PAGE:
A UNIVERSITY lecturer has won a global award for his strange research into cannibals.

Dr James Cole has studied the calorific value of the human body, compared to the meat of animals that we usually eat.

The archaeology lecturer at the University of Brighton was one of ten award winners of the Ig Nobel Prize, after facing competition from thousands of other nominees.

He admits the subject of cannibalism still holds a “morbid fascination” for modern societies, especially with the novels and films from Thomas Harris’ acclaimed Hannibal Lecter series.

The Ig Nobel Prize is awarded for achievements that ‘first make people laugh, and then make them think’ and are a pun on the Nobel Prizes.

Dr Cole was among 10 winners at the ceremony held at Harvard University in the United States on Thursday.

There were thousands of nominations across the weird and bizarre world of academia, with prizes in science, technology, politics, culture, and humanities.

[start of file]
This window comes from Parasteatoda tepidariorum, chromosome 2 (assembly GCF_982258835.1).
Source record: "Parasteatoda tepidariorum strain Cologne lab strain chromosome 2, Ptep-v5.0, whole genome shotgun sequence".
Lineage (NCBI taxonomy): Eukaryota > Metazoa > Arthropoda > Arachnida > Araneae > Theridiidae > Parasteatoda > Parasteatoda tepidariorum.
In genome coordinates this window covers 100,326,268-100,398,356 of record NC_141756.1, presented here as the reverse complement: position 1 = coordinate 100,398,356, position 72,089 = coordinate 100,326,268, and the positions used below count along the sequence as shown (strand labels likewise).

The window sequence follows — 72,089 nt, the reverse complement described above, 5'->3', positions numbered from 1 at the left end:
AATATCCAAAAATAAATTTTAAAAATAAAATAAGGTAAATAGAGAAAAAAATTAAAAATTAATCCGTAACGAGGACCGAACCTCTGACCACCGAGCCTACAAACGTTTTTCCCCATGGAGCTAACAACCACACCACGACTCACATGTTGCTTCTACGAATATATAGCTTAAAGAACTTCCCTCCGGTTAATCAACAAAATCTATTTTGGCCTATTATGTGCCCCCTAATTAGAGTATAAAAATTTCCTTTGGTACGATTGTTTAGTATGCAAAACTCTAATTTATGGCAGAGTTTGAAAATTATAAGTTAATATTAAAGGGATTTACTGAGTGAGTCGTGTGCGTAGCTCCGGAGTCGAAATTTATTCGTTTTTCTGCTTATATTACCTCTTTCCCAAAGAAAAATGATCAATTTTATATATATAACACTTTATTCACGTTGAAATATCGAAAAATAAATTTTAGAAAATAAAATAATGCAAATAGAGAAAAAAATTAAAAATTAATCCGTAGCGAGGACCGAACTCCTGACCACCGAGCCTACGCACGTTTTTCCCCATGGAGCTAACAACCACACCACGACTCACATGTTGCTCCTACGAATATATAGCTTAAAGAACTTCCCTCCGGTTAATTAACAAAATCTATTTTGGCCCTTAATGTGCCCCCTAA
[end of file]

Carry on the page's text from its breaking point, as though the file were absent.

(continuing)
He said: “I’m honoured my research has been recognised in this way. Human cannibalism is a subject that continues to hold a morbid fascination within modern societies.

“In particular, identifying the motivations for human cannibalism remains a contentious issue.”

The awards were organised by American magazine Annals of Improbable Research and is co-sponsored by the Harvard-Radcliffe Society of Physics Students.

Genuine Nobel Laureates were invited to hand out prizes at the ceremony.

Dr Cole is the Principal Lecturer in Archaeology at the University of Brighton, and is an expert in human origins.

He found that the average 10-stone human body has 32,000 calories in muscle tissue, compared to 163,000 calories in the muscle tissue of a deer, or the estimated 3.6 million calories in mammoth muscles.

The results question the idea that our ancestors hunted and ate members of their species for strictly nutritional reasons, if other animals have a greater calorie return.

Dr Cole added: “It is possible that some of our ancestors may have eaten members of their own species out of necessity.

“But it is more likely perhaps to think of the cannibalism act within a social framework rather than a nutritional one.”